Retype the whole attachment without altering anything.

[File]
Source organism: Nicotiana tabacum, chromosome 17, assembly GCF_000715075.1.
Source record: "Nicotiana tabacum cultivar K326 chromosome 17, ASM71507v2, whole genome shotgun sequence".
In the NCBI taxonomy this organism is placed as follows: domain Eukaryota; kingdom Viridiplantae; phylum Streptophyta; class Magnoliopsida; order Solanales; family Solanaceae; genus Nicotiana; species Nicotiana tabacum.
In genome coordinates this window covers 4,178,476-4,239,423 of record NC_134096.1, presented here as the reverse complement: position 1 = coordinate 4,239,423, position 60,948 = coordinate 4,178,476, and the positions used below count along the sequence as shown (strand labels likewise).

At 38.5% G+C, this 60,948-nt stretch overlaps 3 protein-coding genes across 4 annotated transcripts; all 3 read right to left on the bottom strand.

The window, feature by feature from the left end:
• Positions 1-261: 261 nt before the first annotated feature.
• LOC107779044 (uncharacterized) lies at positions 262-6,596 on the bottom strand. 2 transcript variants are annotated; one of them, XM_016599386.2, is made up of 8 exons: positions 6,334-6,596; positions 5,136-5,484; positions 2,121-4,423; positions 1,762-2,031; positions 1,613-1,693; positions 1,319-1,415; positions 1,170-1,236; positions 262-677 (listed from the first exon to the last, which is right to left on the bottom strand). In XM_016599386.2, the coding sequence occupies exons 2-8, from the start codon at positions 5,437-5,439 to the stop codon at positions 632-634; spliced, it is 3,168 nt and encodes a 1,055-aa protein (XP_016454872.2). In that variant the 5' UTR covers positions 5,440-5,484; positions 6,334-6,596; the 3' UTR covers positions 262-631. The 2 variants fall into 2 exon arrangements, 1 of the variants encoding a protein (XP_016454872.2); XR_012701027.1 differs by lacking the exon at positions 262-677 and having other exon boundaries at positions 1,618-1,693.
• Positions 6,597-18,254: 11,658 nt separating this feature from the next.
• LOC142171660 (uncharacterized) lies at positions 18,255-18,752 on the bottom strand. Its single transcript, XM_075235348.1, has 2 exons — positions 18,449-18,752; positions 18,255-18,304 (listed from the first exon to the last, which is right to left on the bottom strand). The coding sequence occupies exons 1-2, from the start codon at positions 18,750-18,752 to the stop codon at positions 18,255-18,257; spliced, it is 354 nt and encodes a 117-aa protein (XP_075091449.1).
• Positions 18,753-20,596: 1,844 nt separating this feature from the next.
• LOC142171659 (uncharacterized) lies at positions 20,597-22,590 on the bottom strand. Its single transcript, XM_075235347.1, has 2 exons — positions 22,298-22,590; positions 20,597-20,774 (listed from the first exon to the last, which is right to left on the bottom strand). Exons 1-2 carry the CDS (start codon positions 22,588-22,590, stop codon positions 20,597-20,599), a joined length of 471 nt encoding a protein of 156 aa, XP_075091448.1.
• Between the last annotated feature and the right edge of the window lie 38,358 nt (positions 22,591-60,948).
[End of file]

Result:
Source organism: Nicotiana tabacum, chromosome 17, assembly GCF_000715075.1.
Source record: "Nicotiana tabacum cultivar K326 chromosome 17, ASM71507v2, whole genome shotgun sequence".
In the NCBI taxonomy this organism is placed as follows: domain Eukaryota; kingdom Viridiplantae; phylum Streptophyta; class Magnoliopsida; order Solanales; family Solanaceae; genus Nicotiana; species Nicotiana tabacum.
In genome coordinates this window covers 4,178,476-4,239,423 of record NC_134096.1, presented here as the reverse complement: position 1 = coordinate 4,239,423, position 60,948 = coordinate 4,178,476, and the positions used below count along the sequence as shown (strand labels likewise).

At 38.5% G+C, this 60,948-nt stretch overlaps 3 protein-coding genes across 4 annotated transcripts; all 3 read right to left on the bottom strand.

The window, feature by feature from the left end:
• Positions 1-261: 261 nt before the first annotated feature.
• LOC107779044 (uncharacterized) lies at positions 262-6,596 on the bottom strand. 2 transcript variants are annotated; one of them, XM_016599386.2, is made up of 8 exons: positions 6,334-6,596; positions 5,136-5,484; positions 2,121-4,423; positions 1,762-2,031; positions 1,613-1,693; positions 1,319-1,415; positions 1,170-1,236; positions 262-677 (listed from the first exon to the last, which is right to left on the bottom strand). In XM_016599386.2, the coding sequence occupies exons 2-8, from the start codon at positions 5,437-5,439 to the stop codon at positions 632-634; spliced, it is 3,168 nt and encodes a 1,055-aa protein (XP_016454872.2). In that variant the 5' UTR covers positions 5,440-5,484; positions 6,334-6,596; the 3' UTR covers positions 262-631. The 2 variants fall into 2 exon arrangements, 1 of the variants encoding a protein (XP_016454872.2); XR_012701027.1 differs by lacking the exon at positions 262-677 and having other exon boundaries at positions 1,618-1,693.
• Positions 6,597-18,254: 11,658 nt separating this feature from the next.
• LOC142171660 (uncharacterized) lies at positions 18,255-18,752 on the bottom strand. Its single transcript, XM_075235348.1, has 2 exons — positions 18,449-18,752; positions 18,255-18,304 (listed from the first exon to the last, which is right to left on the bottom strand). The coding sequence occupies exons 1-2, from the start codon at positions 18,750-18,752 to the stop codon at positions 18,255-18,257; spliced, it is 354 nt and encodes a 117-aa protein (XP_075091449.1).
• Positions 18,753-20,596: 1,844 nt separating this feature from the next.
• LOC142171659 (uncharacterized) lies at positions 20,597-22,590 on the bottom strand. Its single transcript, XM_075235347.1, has 2 exons — positions 22,298-22,590; positions 20,597-20,774 (listed from the first exon to the last, which is right to left on the bottom strand). Exons 1-2 carry the CDS (start codon positions 22,588-22,590, stop codon positions 20,597-20,599), a joined length of 471 nt encoding a protein of 156 aa, XP_075091448.1.
• Between the last annotated feature and the right edge of the window lie 38,358 nt (positions 22,591-60,948).